Giving up her current income to stay at home is personal choice with no one right or wrong answer but I would urge her to be extremely cautious about giving up her future earning power.
ICMoney wrote:
Sat Dec 23, 2017 5:07 pm
Life insurance ($500K/ea term 25 years remaining non-employer policies, this is in addition to 5x salary each at current employers) 1300
So that is $900K in life insurance on the husband. You may need more depending on how able the wife will be reenter the workforce if the husband dies.

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Re: Plan for Stay at home mom within 1.5yrs - what to do about mortgage/saving/expenses

Post by ICMoney » Sun Dec 24, 2017 9:51 am

aristotelian wrote:
Sun Dec 24, 2017 7:36 am

If you use the HSA for health expenses, I would invest it more conservatively. Consider putting new contributions into an HSA savings account or bond fund.
Thanks - we had stopped investing contributions about 6 months ago to build more of a cash cushion in the HSA, so agree it makes sense to continue to build a conservative cushion in the HSA for health expenses. Luckily everyone has been relatively healthy for a number of years so our health costs have been low.

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Re: Plan for Stay at home mom within 1.5yrs - what to do about mortgage/saving/expenses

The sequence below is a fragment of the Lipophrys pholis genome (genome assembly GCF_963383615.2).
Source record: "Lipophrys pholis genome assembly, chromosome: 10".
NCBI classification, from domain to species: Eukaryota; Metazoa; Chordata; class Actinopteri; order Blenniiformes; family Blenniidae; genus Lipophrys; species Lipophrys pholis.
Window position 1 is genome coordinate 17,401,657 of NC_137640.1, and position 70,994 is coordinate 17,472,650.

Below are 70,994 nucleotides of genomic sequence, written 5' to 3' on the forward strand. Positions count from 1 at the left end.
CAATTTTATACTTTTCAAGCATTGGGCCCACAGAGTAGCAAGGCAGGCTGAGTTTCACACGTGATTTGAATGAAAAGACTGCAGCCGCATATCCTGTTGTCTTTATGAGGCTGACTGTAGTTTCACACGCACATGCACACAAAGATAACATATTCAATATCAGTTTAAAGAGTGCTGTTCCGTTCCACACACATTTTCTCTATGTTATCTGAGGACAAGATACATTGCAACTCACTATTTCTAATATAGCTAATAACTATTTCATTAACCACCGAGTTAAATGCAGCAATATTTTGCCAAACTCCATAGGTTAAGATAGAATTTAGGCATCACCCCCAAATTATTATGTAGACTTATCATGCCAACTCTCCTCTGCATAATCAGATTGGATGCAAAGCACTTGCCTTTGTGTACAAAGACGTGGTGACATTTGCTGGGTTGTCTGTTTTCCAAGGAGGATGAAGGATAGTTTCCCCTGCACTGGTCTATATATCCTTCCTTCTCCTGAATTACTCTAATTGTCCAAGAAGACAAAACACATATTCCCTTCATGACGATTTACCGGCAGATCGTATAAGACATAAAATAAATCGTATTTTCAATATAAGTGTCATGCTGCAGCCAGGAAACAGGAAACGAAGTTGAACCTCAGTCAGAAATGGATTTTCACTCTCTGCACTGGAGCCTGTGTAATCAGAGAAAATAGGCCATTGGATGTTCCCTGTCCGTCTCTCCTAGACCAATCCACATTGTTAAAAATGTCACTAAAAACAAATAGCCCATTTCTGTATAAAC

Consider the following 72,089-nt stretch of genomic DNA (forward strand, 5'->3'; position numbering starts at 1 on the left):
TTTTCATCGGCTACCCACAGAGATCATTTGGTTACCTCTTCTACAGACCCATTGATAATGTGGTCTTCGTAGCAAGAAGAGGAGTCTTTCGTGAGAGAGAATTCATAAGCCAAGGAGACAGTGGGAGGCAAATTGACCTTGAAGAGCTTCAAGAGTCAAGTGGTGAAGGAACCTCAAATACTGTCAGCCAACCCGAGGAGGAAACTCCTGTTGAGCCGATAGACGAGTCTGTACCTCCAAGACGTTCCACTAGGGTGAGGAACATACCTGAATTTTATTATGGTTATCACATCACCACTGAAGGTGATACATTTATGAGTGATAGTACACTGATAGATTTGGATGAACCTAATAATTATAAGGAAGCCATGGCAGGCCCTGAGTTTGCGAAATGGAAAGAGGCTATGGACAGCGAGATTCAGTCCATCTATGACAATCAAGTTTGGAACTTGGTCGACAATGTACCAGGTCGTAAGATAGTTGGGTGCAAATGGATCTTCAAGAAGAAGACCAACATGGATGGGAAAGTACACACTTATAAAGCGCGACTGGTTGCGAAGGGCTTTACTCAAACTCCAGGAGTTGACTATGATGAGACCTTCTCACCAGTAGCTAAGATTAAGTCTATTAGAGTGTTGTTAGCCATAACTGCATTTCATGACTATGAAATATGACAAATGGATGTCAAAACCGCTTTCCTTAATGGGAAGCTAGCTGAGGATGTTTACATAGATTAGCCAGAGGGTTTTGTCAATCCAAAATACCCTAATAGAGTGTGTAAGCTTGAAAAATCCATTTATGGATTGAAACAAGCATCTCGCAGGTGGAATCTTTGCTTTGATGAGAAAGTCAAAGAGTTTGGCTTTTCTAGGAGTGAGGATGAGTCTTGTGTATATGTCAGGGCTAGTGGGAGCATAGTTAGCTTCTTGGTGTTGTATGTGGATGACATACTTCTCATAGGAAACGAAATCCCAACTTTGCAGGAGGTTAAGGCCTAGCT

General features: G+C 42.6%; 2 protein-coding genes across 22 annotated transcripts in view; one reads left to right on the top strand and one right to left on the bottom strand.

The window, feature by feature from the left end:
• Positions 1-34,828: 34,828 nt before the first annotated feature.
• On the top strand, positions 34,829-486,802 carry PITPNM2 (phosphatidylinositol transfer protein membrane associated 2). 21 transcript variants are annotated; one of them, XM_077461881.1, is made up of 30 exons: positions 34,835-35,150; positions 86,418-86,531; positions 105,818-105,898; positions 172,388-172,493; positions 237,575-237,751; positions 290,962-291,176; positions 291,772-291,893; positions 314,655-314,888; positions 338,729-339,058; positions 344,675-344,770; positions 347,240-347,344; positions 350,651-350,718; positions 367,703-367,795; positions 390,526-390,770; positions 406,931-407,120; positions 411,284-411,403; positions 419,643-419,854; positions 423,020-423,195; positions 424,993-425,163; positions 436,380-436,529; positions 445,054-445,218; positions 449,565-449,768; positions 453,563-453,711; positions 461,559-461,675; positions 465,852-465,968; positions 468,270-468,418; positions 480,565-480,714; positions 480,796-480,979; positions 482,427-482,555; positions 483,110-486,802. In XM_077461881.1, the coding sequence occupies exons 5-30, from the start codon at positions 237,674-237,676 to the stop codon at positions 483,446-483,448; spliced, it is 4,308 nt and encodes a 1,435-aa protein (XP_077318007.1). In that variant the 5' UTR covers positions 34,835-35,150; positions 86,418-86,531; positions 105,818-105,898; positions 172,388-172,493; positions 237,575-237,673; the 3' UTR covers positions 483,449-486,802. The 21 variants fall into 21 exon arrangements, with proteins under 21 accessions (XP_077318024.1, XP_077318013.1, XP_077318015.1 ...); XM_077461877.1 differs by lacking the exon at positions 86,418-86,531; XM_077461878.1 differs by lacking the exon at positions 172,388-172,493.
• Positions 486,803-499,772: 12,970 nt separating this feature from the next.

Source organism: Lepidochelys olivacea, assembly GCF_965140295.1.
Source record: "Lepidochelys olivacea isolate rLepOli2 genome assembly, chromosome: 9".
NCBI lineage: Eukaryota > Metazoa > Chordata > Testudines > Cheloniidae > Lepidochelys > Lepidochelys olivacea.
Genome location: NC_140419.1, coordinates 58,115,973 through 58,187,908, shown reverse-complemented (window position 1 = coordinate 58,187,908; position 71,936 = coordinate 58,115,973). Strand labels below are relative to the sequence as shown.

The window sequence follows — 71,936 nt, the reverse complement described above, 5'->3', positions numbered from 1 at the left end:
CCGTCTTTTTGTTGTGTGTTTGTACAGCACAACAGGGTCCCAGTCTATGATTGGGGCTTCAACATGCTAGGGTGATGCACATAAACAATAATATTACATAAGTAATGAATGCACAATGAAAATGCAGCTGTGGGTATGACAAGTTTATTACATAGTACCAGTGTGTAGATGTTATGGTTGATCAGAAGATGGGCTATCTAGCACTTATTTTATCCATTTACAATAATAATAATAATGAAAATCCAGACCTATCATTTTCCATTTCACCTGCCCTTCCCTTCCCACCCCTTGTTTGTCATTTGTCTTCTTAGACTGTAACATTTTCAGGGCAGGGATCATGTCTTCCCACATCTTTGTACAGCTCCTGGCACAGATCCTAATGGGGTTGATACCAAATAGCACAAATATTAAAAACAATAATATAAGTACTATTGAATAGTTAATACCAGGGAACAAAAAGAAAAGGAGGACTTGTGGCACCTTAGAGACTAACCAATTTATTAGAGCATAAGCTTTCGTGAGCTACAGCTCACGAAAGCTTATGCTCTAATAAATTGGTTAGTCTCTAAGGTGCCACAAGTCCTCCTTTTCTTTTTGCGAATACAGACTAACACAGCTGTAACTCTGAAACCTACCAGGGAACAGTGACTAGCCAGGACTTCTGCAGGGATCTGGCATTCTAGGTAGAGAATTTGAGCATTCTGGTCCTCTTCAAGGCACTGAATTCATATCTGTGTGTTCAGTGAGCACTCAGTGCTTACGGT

Post by ICMoney » Sun Dec 24, 2017 11:07 am

Watty wrote:
Sun Dec 24, 2017 9:16 am
If the new tax laws are still in effect when you retire then you will have a $24,000 standard deduction plus a bit more when you are over 65 so even though the details are more complicated you really want to have that much taxable income in retirement since it will be taxed at zero percent. Doing thing like mega backdoor Roths or future Roth contributions when you can when there is no cost is great but I would be cautious about choosing Roths over traditional deductible retirement accounts if there is any tax cost to do that.

When you are down to one income there is a good chance that you will qualify for a partial Retirement Savings Contribution Credit since the income numbers that determine that are after a lot of payroll deductions including(I think) 401k contributions.

https://www.irs.gov/retirement-plans/pl ... ers-credit

A problem with that is that if you have to dip into one of your Roth accounts for some large expense then that could cause you to lose that credit since distributions from the retirement accounts are subtracted out on form 8880 which is used to calculate this credit.

For flexibility and to avoid the Roth withdrawals later on for the next 1.5 years while the wife is still working just putting some money into a taxable account after you have maxed out your deductible retirement accounts would be an option to consider. When you are down to one income you could use that money to make Roth contributions later if you decided you don't need it in the taxable account.
ICMoney wrote:
Sat Dec 23, 2017 5:07 pm
4. Any red flags you see that we need to shore up over the next 1.5 years as we prepare for this change in our family?